According to Joel Sherman, the Yankees are among the teams to show interest in designated hitter Kendrys Morales early this offseason. He became a free agent a few days ago when he declined his half of the $11M mutual option in his contract. That’s not surprising. He’ll get more as a free agent. The Royals did not make Morales the qualifying offer, so he won’t cost a draft pick to sign.
Morales, 33, hit .263/.327/.468 (110 wRC+) with 30 home runs in 618 plate appearances last season. He put up a .290/.362/.485 (130 wRC+) batting line with 22 homers in 639 plate appearances the year before, when the Royals won the World Series. Morales is a switch-hitter, and throughout his career he’s had a tiny platoon split and been consistently excellent with runners in scoring position, if that’s your thing. I have some thoughts on this.
1. Something would have to happen with McCann first, right? As it stands right now, Brian McCann will be the primary DH for the Yankees next season. Gary Sanchez is entrenched behind the plate, so the only way to get McCann and his 20+ homer power into the lineup is at DH. Either that or they’d have to stick him at first base, and … no. Just, no.
McCann’s name has popped up in trade rumors for a few weeks now and reports indicate the Yankees will continue to entertain offers for their erstwhile catcher. The thing is, even if they find a trade to their liking, McCann is in total control here. He has a full no-trade clause and can shoot down any deal. I doubt McCann would approve a trade to rebuilding team, or a team he perceives as a non-contender, but who knows.
Also, Morales is not going to come to the Yankees if he feels he has to compete with McCann for DH at-bats. He’s also not much of a first base option either. He’s a bat-only player. The Yankees would have to move McCann first to clear way for Morales, or at least be far enough down the line with a McCann trade — that means knowing whether he’ll sign off on a deal — for Morales to be comfortable coming to New York.
2. Morales would add some nice lineup balance. The Yankees are in a weird place. Their lineup has been very left-handed heavy the last few years, but right now, most of their up-and-coming young bats are right-handed. Greg Bird is the only notable lefty. Sanchez, Aaron Judge, and Clint Frazier are all righties. Should the Yankees trade McCann this winter, their best lefty power threat will be Didi Gregorius. I like Didi! But yikes.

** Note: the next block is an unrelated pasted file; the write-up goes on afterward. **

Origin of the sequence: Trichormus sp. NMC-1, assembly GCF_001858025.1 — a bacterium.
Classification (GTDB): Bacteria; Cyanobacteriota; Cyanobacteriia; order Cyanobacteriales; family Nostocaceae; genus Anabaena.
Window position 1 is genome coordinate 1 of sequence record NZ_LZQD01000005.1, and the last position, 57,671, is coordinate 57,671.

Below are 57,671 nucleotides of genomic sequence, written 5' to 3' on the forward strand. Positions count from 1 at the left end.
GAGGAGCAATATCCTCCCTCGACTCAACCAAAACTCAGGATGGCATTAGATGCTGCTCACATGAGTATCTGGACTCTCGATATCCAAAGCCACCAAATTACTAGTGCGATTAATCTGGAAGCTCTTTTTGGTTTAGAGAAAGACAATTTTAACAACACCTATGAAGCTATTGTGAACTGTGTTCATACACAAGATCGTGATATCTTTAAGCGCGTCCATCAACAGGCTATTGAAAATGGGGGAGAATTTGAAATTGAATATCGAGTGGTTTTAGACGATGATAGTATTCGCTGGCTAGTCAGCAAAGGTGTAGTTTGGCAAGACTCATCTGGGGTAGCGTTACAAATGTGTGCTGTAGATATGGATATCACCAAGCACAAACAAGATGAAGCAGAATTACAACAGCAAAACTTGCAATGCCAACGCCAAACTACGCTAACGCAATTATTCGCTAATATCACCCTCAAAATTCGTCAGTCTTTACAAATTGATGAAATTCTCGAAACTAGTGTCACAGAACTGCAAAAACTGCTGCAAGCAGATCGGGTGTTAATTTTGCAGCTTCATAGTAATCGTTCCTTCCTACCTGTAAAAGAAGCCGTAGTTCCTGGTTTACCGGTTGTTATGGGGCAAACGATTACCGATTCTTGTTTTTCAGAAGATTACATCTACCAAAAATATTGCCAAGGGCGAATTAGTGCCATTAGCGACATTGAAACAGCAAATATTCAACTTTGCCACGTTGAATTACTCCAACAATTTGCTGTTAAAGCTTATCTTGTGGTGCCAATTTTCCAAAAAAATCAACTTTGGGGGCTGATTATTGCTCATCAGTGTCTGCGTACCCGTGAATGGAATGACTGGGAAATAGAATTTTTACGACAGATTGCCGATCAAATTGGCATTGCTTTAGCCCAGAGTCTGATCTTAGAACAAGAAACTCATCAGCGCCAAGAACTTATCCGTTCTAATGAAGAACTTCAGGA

As a switch-hitter, Morales would help balance out the lineup and create matchup headaches for opposing managers. He could slot right in as the cleanup hitter behind Sanchez and ahead of … Starlin Castro, I guess. The Yankees only have one switch-hitter at the moment, Chase Headley, and he’s not exactly a big offensive threat. Morales would replace Mark Teixeira as the team’s middle of the order switch-hitter with power, and it’s hard to think he’d be anything but a huge upgrade over 2016 Teixeira at the plate.
3. Morales offers no defensive value or versatility. This is the biggest drawback. Morales is a DH. You could make him go stand at first base a few times a year during interleague play, but he’ll cost you runs. He’s a DH, plain and simple. That hinders roster flexibility. Sanchez couldn’t stay in the lineup on days he doesn’t catch, for example. We saw how much of a roster headache Alex Rodriguez created the last two years. Morales would be more of the same.
Also, it’s worth noting Morales is a negative on the bases too. He was never fast to begin with, but since shattering his ankle celebrating that walk-off home run a few years ago (remember that? ouch), you’ve been able to measure his home-to-first time with a sundial. It takes three singles to score the guy from first. You live with it if he mashes. Otherwise Morales will really clog the bases in a not good way.
4. He should come on a short-term contract. Two years ago Victor Martinez signed a four-year deal worth $68M, and Edwin Encarnacion is going to get something insane this offseason, so there is some precedent for a DH in his mid-30s getting a huge contract. Martinez and Encarnacion had established themselves as truly elite hitters at the time, however. Morales is pretty good. He’s definitely a notch or two below those guys though.
MLBTR projects a two-year deal worth $26M for Morales. Sounds about right to me, but what do I know. Point is, it’s really unlikely you’ll have to offer him a three or four-year contract to get a deal done this winter. A two-year contract should be enough. Maybe even a really rich one-year contract. Say one year at $15M with a vesting option based on plate appearances. Something like that.
The price is right with Morales. The Yankees could bring him in as short-term offensive help, build the lineup around him as the kids get comfortable, then cast him aside when those young players are ready to do the heavy lifting themselves. Sounds great! Chances are it won’t work out that way, but that’s life. Morales would create some roster flexibility issues, but he’s also add a middle of the order presence, and he’d be that on a relatively short-term contract. That’s a pretty good fit for the Yankees.